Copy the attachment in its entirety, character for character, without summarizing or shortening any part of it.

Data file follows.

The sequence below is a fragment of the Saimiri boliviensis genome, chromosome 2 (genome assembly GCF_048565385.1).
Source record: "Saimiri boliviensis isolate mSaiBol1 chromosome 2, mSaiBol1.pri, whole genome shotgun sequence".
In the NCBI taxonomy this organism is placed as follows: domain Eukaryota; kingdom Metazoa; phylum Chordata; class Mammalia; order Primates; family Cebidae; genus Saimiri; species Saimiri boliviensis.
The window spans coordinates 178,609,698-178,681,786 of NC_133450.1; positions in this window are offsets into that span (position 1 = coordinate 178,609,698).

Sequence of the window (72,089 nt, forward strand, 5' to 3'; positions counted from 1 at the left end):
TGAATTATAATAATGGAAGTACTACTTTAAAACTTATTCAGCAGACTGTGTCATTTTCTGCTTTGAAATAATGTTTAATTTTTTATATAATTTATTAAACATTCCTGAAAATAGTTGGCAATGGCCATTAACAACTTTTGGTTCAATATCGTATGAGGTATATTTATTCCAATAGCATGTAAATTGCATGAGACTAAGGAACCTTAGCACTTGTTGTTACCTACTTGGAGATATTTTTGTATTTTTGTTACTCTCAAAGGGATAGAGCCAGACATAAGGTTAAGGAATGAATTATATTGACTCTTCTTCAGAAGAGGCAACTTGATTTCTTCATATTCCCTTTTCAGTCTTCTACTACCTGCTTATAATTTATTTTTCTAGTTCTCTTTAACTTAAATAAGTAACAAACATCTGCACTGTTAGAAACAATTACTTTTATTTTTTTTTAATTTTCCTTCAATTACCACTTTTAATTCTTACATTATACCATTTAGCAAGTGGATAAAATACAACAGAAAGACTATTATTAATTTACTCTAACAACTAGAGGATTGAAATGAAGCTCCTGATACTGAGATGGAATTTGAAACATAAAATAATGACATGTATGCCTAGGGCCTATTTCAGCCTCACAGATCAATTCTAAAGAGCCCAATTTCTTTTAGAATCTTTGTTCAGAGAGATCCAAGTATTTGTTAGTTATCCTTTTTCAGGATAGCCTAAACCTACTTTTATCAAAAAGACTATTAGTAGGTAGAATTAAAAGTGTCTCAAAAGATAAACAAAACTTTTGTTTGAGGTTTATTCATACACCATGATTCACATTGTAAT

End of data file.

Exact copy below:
The sequence below is a fragment of the Saimiri boliviensis genome, chromosome 2 (genome assembly GCF_048565385.1).
Source record: "Saimiri boliviensis isolate mSaiBol1 chromosome 2, mSaiBol1.pri, whole genome shotgun sequence".
In the NCBI taxonomy this organism is placed as follows: domain Eukaryota; kingdom Metazoa; phylum Chordata; class Mammalia; order Primates; family Cebidae; genus Saimiri; species Saimiri boliviensis.
The window spans coordinates 178,609,698-178,681,786 of NC_133450.1; positions in this window are offsets into that span (position 1 = coordinate 178,609,698).

Sequence of the window (72,089 nt, forward strand, 5' to 3'; positions counted from 1 at the left end):
TGAATTATAATAATGGAAGTACTACTTTAAAACTTATTCAGCAGACTGTGTCATTTTCTGCTTTGAAATAATGTTTAATTTTTTATATAATTTATTAAACATTCCTGAAAATAGTTGGCAATGGCCATTAACAACTTTTGGTTCAATATCGTATGAGGTATATTTATTCCAATAGCATGTAAATTGCATGAGACTAAGGAACCTTAGCACTTGTTGTTACCTACTTGGAGATATTTTTGTATTTTTGTTACTCTCAAAGGGATAGAGCCAGACATAAGGTTAAGGAATGAATTATATTGACTCTTCTTCAGAAGAGGCAACTTGATTTCTTCATATTCCCTTTTCAGTCTTCTACTACCTGCTTATAATTTATTTTTCTAGTTCTCTTTAACTTAAATAAGTAACAAACATCTGCACTGTTAGAAACAATTACTTTTATTTTTTTTTAATTTTCCTTCAATTACCACTTTTAATTCTTACATTATACCATTTAGCAAGTGGATAAAATACAACAGAAAGACTATTATTAATTTACTCTAACAACTAGAGGATTGAAATGAAGCTCCTGATACTGAGATGGAATTTGAAACATAAAATAATGACATGTATGCCTAGGGCCTATTTCAGCCTCACAGATCAATTCTAAAGAGCCCAATTTCTTTTAGAATCTTTGTTCAGAGAGATCCAAGTATTTGTTAGTTATCCTTTTTCAGGATAGCCTAAACCTACTTTTATCAAAAAGACTATTAGTAGGTAGAATTAAAAGTGTCTCAAAAGATAAACAAAACTTTTGTTTGAGGTTTATTCATACACCATGATTCACATTGTAAT